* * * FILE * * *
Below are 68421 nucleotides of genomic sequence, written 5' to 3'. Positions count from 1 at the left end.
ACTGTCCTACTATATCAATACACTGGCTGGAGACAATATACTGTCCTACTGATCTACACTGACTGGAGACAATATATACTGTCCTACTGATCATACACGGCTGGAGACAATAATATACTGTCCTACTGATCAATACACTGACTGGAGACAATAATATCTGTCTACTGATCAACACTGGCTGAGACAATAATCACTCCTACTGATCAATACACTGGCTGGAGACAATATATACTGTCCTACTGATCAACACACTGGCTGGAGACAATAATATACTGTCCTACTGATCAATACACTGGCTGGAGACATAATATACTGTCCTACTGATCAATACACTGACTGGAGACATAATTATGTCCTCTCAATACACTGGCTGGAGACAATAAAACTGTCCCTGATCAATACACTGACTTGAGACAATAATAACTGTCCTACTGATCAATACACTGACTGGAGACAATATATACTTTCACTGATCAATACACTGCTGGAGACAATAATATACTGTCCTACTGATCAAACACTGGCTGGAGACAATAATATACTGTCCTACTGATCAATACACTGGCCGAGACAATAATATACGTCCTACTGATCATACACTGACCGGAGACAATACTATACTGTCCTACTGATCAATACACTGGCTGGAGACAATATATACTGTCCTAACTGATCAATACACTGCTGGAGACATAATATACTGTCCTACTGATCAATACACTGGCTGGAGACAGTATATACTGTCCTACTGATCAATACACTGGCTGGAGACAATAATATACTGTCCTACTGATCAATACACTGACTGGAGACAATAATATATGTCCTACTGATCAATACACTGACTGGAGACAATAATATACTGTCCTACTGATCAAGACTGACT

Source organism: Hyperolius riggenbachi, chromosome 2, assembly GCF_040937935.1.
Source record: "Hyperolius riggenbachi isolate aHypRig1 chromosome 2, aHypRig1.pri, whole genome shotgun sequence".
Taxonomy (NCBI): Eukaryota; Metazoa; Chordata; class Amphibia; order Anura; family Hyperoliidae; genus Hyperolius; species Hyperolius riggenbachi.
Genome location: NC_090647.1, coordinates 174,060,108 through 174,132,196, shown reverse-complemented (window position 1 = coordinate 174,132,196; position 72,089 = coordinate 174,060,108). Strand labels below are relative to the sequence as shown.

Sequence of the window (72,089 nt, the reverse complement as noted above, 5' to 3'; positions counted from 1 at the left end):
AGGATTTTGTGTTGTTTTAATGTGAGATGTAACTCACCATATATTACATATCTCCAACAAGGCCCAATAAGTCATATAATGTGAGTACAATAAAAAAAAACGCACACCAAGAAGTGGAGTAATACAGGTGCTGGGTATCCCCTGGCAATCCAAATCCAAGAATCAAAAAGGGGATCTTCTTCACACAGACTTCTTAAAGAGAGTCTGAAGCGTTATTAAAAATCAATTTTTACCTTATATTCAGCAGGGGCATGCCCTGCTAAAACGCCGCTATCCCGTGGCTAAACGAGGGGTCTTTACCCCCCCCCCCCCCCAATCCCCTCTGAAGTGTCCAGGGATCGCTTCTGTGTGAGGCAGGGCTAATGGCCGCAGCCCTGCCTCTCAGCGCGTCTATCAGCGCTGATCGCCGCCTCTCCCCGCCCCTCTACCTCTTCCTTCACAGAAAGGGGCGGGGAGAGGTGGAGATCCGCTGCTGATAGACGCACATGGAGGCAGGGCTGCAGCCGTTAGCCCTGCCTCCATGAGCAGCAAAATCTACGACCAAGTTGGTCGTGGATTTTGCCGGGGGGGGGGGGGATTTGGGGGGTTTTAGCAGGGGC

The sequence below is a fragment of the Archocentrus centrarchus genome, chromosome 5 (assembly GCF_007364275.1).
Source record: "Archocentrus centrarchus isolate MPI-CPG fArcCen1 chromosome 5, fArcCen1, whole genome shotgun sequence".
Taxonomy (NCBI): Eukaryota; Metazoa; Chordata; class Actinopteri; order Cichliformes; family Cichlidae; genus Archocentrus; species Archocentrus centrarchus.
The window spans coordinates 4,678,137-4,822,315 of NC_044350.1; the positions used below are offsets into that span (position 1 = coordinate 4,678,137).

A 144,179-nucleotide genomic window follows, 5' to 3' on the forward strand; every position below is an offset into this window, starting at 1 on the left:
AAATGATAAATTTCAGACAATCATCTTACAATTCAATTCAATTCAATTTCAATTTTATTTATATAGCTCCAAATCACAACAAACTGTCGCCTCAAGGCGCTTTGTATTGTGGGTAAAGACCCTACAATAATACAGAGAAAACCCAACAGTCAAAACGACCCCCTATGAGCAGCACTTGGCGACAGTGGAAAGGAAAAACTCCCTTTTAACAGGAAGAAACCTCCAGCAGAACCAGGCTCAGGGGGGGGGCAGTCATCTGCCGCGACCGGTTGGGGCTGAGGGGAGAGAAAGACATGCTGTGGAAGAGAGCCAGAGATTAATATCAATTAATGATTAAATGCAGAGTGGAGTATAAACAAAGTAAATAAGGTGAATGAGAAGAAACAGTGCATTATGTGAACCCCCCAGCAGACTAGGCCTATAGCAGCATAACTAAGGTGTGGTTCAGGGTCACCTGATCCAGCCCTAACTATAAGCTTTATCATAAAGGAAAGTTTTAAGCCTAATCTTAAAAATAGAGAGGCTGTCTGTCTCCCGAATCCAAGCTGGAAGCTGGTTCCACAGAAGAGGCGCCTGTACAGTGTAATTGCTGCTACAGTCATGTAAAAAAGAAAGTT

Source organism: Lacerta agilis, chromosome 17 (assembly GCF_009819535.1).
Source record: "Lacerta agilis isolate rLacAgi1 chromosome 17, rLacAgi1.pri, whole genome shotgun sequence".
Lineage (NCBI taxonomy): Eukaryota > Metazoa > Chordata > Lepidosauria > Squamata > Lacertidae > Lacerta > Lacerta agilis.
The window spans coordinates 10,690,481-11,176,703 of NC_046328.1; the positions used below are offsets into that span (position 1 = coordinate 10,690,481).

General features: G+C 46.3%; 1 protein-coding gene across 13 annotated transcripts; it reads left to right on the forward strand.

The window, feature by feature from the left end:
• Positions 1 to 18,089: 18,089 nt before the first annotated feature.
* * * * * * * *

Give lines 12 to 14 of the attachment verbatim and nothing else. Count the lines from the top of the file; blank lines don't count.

The window spans coordinates 4,678,137-4,822,315 of NC_044350.1; the positions used below are offsets into that span (position 1 = coordinate 4,678,137).

A 144,179-nucleotide genomic window follows, 5' to 3' on the forward strand; every position below is an offset into this window, starting at 1 on the left:
AAATGATAAATTTCAGACAATCATCTTACAATTCAATTCAATTCAATTTCAATTTTATTTATATAGCTCCAAATCACAACAAACTGTCGCCTCAAGGCGCTTTGTATTGTGGGTAAAGACCCTACAATAATACAGAGAAAACCCAACAGTCAAAACGACCCCCTATGAGCAGCACTTGGCGACAGTGGAAAGGAAAAACTCCCTTTTAACAGGAAGAAACCTCCAGCAGAACCAGGCTCAGGGGGGGGGCAGTCATCTGCCGCGACCGGTTGGGGCTGAGGGGAGAGAAAGACATGCTGTGGAAGAGAGCCAGAGATTAATATCAATTAATGATTAAATGCAGAGTGGAGTATAAACAAAGTAAATAAGGTGAATGAGAAGAAACAGTGCATTATGTGAACCCCCCAGCAGACTAGGCCTATAGCAGCATAACTAAGGTGTGGTTCAGGGTCACCTGATCCAGCCCTAACTATAAGCTTTATCATAAAGGAAAGTTTTAAGCCTAATCTTAAAAATAGAGAGGCTGTCTGTCTCCCGAATCCAAGCTGGAAGCTGGTTCCACAGAAGAGGCGCCTGTACAGTGTAATTGCTGCTACAGTCATGTAAAAAAGAAAGTT